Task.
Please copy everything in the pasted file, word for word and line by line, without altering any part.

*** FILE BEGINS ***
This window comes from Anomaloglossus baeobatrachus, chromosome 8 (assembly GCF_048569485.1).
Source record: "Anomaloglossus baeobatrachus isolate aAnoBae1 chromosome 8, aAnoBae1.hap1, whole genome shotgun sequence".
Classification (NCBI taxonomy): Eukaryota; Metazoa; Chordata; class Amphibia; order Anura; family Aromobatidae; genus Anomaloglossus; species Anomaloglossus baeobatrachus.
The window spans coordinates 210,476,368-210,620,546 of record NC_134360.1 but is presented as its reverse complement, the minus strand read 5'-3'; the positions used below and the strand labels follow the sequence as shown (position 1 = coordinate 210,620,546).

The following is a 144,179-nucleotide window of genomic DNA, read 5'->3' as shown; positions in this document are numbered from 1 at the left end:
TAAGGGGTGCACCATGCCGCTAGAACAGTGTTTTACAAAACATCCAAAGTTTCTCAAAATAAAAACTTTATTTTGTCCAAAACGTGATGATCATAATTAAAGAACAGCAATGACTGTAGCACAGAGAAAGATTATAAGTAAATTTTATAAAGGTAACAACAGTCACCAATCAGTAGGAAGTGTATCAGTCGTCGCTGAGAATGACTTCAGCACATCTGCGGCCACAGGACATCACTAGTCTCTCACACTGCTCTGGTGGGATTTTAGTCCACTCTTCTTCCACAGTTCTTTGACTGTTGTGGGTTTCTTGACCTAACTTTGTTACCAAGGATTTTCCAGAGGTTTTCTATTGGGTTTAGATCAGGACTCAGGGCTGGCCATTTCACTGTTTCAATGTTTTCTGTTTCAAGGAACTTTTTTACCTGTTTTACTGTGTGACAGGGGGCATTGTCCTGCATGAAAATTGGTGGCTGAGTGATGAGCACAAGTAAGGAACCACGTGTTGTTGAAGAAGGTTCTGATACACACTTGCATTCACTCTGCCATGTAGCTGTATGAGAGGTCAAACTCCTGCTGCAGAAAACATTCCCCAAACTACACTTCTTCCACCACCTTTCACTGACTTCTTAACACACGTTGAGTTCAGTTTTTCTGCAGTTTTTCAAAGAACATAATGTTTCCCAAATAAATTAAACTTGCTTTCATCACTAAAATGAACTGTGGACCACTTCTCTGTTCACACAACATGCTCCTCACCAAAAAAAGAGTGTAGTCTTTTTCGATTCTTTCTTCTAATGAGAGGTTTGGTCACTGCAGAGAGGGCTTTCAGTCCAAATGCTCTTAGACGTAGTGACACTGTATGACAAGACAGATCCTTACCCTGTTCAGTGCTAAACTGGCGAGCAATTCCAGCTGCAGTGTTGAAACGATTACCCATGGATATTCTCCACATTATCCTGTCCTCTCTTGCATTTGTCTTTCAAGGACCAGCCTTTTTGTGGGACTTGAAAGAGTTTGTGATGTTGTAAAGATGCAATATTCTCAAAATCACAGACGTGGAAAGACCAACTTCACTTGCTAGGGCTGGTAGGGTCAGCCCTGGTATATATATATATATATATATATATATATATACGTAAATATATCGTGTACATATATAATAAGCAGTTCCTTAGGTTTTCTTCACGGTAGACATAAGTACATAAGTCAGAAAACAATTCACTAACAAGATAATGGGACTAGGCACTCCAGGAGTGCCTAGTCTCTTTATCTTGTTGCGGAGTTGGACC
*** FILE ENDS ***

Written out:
This window comes from Anomaloglossus baeobatrachus, chromosome 8 (assembly GCF_048569485.1).
Source record: "Anomaloglossus baeobatrachus isolate aAnoBae1 chromosome 8, aAnoBae1.hap1, whole genome shotgun sequence".
Classification (NCBI taxonomy): Eukaryota; Metazoa; Chordata; class Amphibia; order Anura; family Aromobatidae; genus Anomaloglossus; species Anomaloglossus baeobatrachus.
The window spans coordinates 210,476,368-210,620,546 of record NC_134360.1 but is presented as its reverse complement, the minus strand read 5'-3'; the positions used below and the strand labels follow the sequence as shown (position 1 = coordinate 210,620,546).

The following is a 144,179-nucleotide window of genomic DNA, read 5'->3' as shown; positions in this document are numbered from 1 at the left end:
TAAGGGGTGCACCATGCCGCTAGAACAGTGTTTTACAAAACATCCAAAGTTTCTCAAAATAAAAACTTTATTTTGTCCAAAACGTGATGATCATAATTAAAGAACAGCAATGACTGTAGCACAGAGAAAGATTATAAGTAAATTTTATAAAGGTAACAACAGTCACCAATCAGTAGGAAGTGTATCAGTCGTCGCTGAGAATGACTTCAGCACATCTGCGGCCACAGGACATCACTAGTCTCTCACACTGCTCTGGTGGGATTTTAGTCCACTCTTCTTCCACAGTTCTTTGACTGTTGTGGGTTTCTTGACCTAACTTTGTTACCAAGGATTTTCCAGAGGTTTTCTATTGGGTTTAGATCAGGACTCAGGGCTGGCCATTTCACTGTTTCAATGTTTTCTGTTTCAAGGAACTTTTTTACCTGTTTTACTGTGTGACAGGGGGCATTGTCCTGCATGAAAATTGGTGGCTGAGTGATGAGCACAAGTAAGGAACCACGTGTTGTTGAAGAAGGTTCTGATACACACTTGCATTCACTCTGCCATGTAGCTGTATGAGAGGTCAAACTCCTGCTGCAGAAAACATTCCCCAAACTACACTTCTTCCACCACCTTTCACTGACTTCTTAACACACGTTGAGTTCAGTTTTTCTGCAGTTTTTCAAAGAACATAATGTTTCCCAAATAAATTAAACTTGCTTTCATCACTAAAATGAACTGTGGACCACTTCTCTGTTCACACAACATGCTCCTCACCAAAAAAAGAGTGTAGTCTTTTTCGATTCTTTCTTCTAATGAGAGGTTTGGTCACTGCAGAGAGGGCTTTCAGTCCAAATGCTCTTAGACGTAGTGACACTGTATGACAAGACAGATCCTTACCCTGTTCAGTGCTAAACTGGCGAGCAATTCCAGCTGCAGTGTTGAAACGATTACCCATGGATATTCTCCACATTATCCTGTCCTCTCTTGCATTTGTCTTTCAAGGACCAGCCTTTTTGTGGGACTTGAAAGAGTTTGTGATGTTGTAAAGATGCAATATTCTCAAAATCACAGACGTGGAAAGACCAACTTCACTTGCTAGGGCTGGTAGGGTCAGCCCTGGTATATATATATATATATATATATATATATATACGTAAATATATCGTGTACATATATAATAAGCAGTTCCTTAGGTTTTCTTCACGGTAGACATAAGTACATAAGTCAGAAAACAATTCACTAACAAGATAATGGGACTAGGCACTCCAGGAGTGCCTAGTCTCTTTATCTTGTTGCGGAGTTGGACC